• Raymond F. Baddour

    Raymond F. Baddour

    Photo courtesy the Baddour family

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  • Baddour during his tenure as head of the Department of Chemical Engineering.

    Baddour during his tenure as head of the Department of Chemical Engineering.

    Photo courtesy the MIT Museum

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Remembering Raymond F. Baddour, professor emeritus of chemical engineering

Raymond F. Baddour

A visionary educator and entrepreneur, Baddour was a pioneer in biotechnology and pharmaceutical research, and spearheaded the creation of Building 66.


Press Contact

Melanie Kaufman
Email: melmils@mit.edu
Phone: 617-253-6500
Department of Chemical Engineering

Raymond F. Baddour, the Lammot du Pont Professor Emeritus of Chemical Engineering at MIT, died peacefully at his home Dec. 15, 2017, surrounded by his family.

Baddour received a BS in chemical engineering from the University of Notre Dame. He received his SM in chemical engineering practice at MIT in 1949 and, upon earning his ScD from MIT in 1951, became an assistant professor in the department. He became a full professor in 1963 and founded MIT's Environmental Laboratory in 1970, becoming its first director. Baddour was head of the Department of Chemical Engineering from 1969 to 1976 and was awarded the Lammot du Pont Professorship in 1969.

While department head, Baddour put together and executed a visionary plan to expand the department's programs in energy and environmental engineering, bioengineering, and applied chemistry. He launched a bold and aggressive hiring initiative that broke with longstanding departmental traditions; now, 30 years later, Course 10 continues to see the positive impact of his vision.

The current home of the Department of Chemical Engineering is a physical example of Baddour’s impact: In order to revitalize and address space concerns for new faculty and research programs, Baddour conceived of the plan to create the Ralph Landau Building (Building 66). He also raised funds for the building completely through private sources, an act that has not been duplicated at the Institute since.

“Professor Baddour has left a great legacy in the department that has touched on almost every aspect of the department’s history and success,” says Paula Hammond, the David H. Koch Professor in Engineering and current department head. “Ray was an institution and a real driver at the biotechnology and pharmaceutical interface when it was still very new in the field of chemical engineering. As a teacher, he will be remembered as an inspirational educator who imbued a generation of students with a passion for chemical engineering.”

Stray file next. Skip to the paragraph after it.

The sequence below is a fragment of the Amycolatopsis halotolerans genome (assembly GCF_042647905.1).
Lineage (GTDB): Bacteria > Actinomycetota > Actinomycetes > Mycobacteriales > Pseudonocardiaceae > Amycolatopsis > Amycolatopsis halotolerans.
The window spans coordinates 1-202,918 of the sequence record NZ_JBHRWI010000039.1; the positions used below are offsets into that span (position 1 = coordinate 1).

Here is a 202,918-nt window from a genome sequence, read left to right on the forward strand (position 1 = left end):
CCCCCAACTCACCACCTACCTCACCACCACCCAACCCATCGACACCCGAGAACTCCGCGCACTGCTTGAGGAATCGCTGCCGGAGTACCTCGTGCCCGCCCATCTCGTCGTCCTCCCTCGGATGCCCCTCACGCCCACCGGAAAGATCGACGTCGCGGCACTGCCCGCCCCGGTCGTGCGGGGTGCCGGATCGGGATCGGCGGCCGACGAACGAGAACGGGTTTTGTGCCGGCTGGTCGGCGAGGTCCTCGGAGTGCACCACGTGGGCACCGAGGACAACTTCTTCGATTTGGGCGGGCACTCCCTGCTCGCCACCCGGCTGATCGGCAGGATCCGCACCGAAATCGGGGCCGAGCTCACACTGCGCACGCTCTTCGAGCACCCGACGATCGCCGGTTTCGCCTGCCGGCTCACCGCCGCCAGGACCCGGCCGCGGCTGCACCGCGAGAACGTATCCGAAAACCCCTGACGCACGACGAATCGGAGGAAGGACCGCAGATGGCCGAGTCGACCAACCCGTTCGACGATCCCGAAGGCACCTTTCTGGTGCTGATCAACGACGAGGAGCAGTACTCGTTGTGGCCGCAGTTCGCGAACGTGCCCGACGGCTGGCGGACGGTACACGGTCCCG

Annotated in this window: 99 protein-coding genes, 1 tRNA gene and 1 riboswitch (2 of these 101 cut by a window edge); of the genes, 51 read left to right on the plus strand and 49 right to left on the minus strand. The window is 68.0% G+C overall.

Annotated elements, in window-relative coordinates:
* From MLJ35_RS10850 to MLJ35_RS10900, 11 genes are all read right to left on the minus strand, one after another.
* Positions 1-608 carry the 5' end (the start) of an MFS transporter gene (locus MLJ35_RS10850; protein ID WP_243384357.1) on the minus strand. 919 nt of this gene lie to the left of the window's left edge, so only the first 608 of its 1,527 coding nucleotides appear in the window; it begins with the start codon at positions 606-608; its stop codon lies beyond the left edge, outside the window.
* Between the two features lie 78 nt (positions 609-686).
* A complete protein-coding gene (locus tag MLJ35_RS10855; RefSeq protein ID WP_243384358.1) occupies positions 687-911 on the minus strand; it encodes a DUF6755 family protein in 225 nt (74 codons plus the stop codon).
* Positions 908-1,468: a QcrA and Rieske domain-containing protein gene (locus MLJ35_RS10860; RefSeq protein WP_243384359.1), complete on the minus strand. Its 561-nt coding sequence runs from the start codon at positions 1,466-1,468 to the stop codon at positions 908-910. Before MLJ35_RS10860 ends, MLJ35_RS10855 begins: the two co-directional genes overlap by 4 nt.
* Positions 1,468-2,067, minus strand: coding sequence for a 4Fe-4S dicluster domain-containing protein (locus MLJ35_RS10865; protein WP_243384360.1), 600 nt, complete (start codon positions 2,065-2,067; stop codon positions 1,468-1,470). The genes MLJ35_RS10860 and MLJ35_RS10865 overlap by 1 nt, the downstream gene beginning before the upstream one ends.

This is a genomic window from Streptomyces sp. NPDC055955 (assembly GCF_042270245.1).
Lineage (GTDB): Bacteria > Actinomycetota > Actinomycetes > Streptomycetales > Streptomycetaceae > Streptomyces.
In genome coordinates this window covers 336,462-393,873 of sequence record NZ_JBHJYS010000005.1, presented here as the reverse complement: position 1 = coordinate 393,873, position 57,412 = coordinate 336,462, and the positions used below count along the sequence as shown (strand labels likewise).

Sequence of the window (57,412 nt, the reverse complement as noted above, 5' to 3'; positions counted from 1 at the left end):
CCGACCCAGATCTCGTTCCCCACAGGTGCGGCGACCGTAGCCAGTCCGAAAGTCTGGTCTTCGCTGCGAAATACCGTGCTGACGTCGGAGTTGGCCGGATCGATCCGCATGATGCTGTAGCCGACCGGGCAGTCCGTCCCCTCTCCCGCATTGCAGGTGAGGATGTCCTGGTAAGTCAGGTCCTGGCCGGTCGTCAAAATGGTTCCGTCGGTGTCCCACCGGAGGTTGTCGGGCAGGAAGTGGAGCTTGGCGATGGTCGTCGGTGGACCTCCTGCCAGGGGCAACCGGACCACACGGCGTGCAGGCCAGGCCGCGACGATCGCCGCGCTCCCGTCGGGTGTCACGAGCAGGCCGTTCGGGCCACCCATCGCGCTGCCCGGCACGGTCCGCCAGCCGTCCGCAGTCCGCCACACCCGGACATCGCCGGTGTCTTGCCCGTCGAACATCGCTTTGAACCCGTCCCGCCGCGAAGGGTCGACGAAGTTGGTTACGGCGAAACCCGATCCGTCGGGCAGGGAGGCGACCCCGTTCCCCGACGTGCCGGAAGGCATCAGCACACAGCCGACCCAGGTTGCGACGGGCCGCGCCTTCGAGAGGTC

In 2014, Baddour made a generous gift to endow the Raymond F. Baddour (1949) Professorship in Chemical Engineering, established to support a distinguished faculty member in the department. Bernhardt Trout is the first and current recipient of the Baddour Professorship.

Baddour was also a role model for entrepreneurship: He started his first company in 1962, and in 1980 co-founded the biopharmaceutical company Amgen, serving as director until 1987. In addition, he was a co-founder of Ascent Pediatrics, MatTek Corp., BREH Partners, BREHK Inc., BLW Corp., Enterprise Management Corp., SKB Inc., Energy Resource Co., Abcor Inc., and Amicon Corp.

Baddour served as director at ActivBiotics Inc., Scully Signal Co., Hyseq Inc., Lam Research Corp., and the Raychem Corp. He was chairman of ERCO, AG. Baddour was a consultant to Oxbow Corp., Mobil Chemical Co., Freeport Minerals Co., Allied Chemical Co., Roger Milliken and Co., Loeb, Rhodes, and Co., LFE Corp., Stauffer Chemical Co., Hooker Chemicals Corp., Avco Research and Advanced Development, Celanese Corp., and Stone and Webster Engineering Corp.

He was a member of the Business Advisory Committee of Medical Science Partners and the Science Advisory Committee of General Motors, Corp. Baddour was a senior postdoc at the National Science Foundation of the Renal Biophysical Laboratory at Harvard Medical School and Massachusetts General Hospital. He received an honorary doctor of science degree from St. Andrews Presbyterian College.

Baddour leaves his wife of 62 years, Anne; daughter, Cynthia Baddour (Christopher Ryan) of Harvard, Massachusetts; son, Frederick Baddour of Palmetto Bay, Florida; daughter, Jean Nardi (Edward) of Concord, Massachusetts; and five grandchildren.

Burial services will be private; a spring memorial service will be planned. Information will be provided on the MIT Chemical Engineering website, when available.

In lieu of flowers, the family requests donations be made to St. Jude Children’s Research Hospital, 501 St. Jude Place, Memphis, Tennessee, 38105, in memory of Raymond Baddour, or online to the Raymond Baddour Gift Fund.


Topics: Faculty, Obituaries, School of Engineering, Chemical engineering

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